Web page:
Why we think Samoa is the hottest destination this year!
Known for its gentle and traditional way of life, pristine scenery and friendly hospitality steeped in a deep, soulful history, Samoa ticks all the boxes for modern travellers.
Over the past couple of years, the country has attracted a rapidly increasing number of tourists to its sandy shores, and we suspect this trend is going to continue well into the future as the story of the South Pacific’s hidden gem spreads.
Samoan culture extends back over 3,000 years, with the country’s oldest known site of human occupation in Mulifanua on the island of Upolu dating back to around 1000 BC.
Local legends say that Samoan people descended from the gods, and that their ancestors made their way across the Pacific Ocean in canoes thousands of years ago to inhabit the country’s cluster of islands.
Since then, the Samoan people engaged in trade, battles and intermarriage of nobility with the neighbouring islands of Fiji and Tonga. This interweaving of customs and bloodlines has helped strengthen the ties of these South Pacific nations and has shaped Samoa’s unique and fascinating culture, which is still thriving to this day.
Known as Fa’a Samoa, the local culture – which is based on a communal way of life – is renowned as one of the oldest and best kept cultures in the Pacific, and a holiday in Samoa wouldn’t be complete without experiencing some of these traditions.
One of the most popular things for travellers to do is attend a Fiafia Night, which roughly translates to mean ‘happy get-together’. Held across the country, these evenings involve a traditional buffet and entertainment featuring beautiful songs, graceful dances and the spectacular fire knife dance where the performers wear traditional lava lavas (men) and puletasis (women), which echo the vibrant colours of Samoa.
Following a sumptuous buffet using fresh produce from the local area, the night’s entertainment turns to storytelling, with the women performing a beautiful Siva dance, and then the energy transforms as the men perform the Faataupati (clapping dance) and Siva Afi (fire knife dance).
The evening culminates with the Taualuga (final dance) and you are invited to join in, with the hope you will learn a few moves to take back home to show your family and friends!
Samoa is geographically astounding and is home to long, untouched white sand beaches, volcanic mountain ranges, lush rainforests, blowholes, lava caves, and the famous To Sua Ocean Trench.
The island nation is blessed with a number of stunning waterfalls; two of the best being Sopoaga Falls and Afu Aau Falls. Sopoaga Falls, which are located on Upolu, are best viewed from a higher vantage point, as this accentuates their sheer size and volume.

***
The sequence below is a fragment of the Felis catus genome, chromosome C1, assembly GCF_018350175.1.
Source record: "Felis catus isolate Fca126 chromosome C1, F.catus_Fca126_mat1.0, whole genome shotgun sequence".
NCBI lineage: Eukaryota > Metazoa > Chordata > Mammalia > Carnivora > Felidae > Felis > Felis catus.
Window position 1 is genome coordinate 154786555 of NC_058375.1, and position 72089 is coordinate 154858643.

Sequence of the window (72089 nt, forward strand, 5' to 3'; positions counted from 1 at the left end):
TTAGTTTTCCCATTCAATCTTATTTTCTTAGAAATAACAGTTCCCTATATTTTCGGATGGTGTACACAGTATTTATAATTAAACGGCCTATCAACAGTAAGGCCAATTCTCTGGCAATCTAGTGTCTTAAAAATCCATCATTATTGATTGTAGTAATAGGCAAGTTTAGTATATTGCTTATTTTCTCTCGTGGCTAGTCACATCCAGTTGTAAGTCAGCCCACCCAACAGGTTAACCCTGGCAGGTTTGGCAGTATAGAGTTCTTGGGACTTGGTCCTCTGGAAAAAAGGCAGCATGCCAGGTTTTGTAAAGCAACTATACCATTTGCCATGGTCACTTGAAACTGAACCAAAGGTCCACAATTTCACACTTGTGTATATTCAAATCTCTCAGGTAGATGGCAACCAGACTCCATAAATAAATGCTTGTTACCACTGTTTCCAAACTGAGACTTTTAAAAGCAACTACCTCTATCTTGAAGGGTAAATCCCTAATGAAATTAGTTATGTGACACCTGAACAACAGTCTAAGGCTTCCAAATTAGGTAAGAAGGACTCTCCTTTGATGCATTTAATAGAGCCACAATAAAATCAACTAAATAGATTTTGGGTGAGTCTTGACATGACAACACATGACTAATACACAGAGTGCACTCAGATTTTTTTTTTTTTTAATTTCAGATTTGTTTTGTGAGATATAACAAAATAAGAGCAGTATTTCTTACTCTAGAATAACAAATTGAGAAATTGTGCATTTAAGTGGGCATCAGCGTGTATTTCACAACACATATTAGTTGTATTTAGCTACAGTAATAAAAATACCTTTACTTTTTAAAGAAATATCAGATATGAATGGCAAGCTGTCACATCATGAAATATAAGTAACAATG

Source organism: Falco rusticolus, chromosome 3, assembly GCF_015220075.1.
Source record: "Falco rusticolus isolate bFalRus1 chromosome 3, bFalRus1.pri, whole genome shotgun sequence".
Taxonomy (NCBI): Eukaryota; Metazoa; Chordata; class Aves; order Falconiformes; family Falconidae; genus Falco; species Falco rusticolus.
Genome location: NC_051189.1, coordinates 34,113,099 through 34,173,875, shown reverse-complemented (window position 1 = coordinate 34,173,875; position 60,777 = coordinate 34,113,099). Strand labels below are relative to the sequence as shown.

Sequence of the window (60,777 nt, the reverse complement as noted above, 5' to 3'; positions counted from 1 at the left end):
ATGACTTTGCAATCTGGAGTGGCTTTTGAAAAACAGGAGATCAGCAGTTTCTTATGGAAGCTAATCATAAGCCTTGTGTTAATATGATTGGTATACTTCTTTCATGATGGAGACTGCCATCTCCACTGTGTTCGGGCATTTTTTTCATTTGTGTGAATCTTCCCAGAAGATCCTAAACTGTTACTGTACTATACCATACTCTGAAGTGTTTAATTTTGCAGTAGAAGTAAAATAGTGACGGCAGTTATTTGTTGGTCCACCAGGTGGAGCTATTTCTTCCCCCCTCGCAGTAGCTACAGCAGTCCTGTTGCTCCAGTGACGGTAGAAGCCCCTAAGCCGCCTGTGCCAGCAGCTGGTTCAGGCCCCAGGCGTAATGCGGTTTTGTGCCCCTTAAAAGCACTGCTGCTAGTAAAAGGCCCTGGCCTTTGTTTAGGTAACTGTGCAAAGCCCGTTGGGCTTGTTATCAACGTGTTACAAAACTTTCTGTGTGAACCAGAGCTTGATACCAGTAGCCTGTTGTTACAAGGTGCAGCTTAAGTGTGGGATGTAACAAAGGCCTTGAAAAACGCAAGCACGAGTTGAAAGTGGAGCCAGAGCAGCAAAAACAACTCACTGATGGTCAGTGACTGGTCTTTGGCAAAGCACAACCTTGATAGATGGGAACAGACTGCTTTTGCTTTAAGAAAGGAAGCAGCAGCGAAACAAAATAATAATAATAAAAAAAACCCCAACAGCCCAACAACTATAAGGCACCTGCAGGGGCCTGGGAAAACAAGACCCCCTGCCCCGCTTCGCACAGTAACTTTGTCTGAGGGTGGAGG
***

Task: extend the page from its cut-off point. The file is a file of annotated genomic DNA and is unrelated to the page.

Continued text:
The Alofaaga Blowholes are also popular with nature-loving tourists. These blowholes were formed by lava pushing through a flat top of lava rock. When waves break, water spurts through the holes at high pressure, creating an amazing display and an unmissable photo opportunity.
The Saleaula Lava Fields in Savai’i are another fascinating geological phenomenon worth a visit. Here you can see where villages were buried after a volcanic eruption at the beginning of the 1900s, and the striking visual effect of the lava against the buildings, including a ruined church, that remain.
Considering Samoa’s status as a natural playground, the islands are home to a plethora of outdoor adventures including kayaking, snorkelling, golfing, beach bowling, and of course, the country’s speciality… surfing.
If you’re a fan of animals, one of the most amazing experiences available in Samoa is swimming with wild turtles, who are regular visitors to the country’s warm, coral-adorned waters. The ideal place to do so is in the ocean around Namu’a Island, near Lalomanu Beach, off the south-eastern coast of Upolu.
Interestingly, churches are another draw-card in Samoa, as their stark white foundations set against bright blue skies make for brilliant photo backdrops. One of the most popular is The Immaculate Conception of Mary Cathedral in Apia. Not only is the outside of the cathedral beautiful, the interior, with its highly-skilled craftsmanship and stained-glass windows created in uniquely Samoan style, is stunning. If you are lucky enough to be there on a Sunday morning, put the camera down and enjoy the beautiful singing and the welcoming friendliness of the people.
For history buffs, the Robert Louis Stevenson museum is a must-visit. The famous Scottish author, who was most well-known for books such as Treasure Island and Strange Case of Dr Jekyll and Mr Hyde, spent his final years in Samoa.
He was known by the local people as Tusitala – Samoan for ‘teller of tales’. His gorgeous mansion Vailima has been converted into a museum set within lush gardens and is open to the public. Visitors can also visit his grave located at the top of Mt Vaea, along a trail named by the locals as “The Road of the Loving Heart”.
Where to stay…
This luxury resort embodies the very best of its island home, including breathtaking tropical vistas and soul-enlightening Samoan hospitality. Choose between perfectly-appointed garden villas nestled amongst lush gardens or beachfront villas offering incomparable ocean views.
Le Lagoto Resort & Spa, a boutique and beachfront resort, is located on Samoa’s largest island, Savai’i. Perched on a secluded white-sand beach, fringed by coconut palms and a crystal-clear, turquoise lagoon, the resort fuses modern beachfront bungalows with traditional fale style.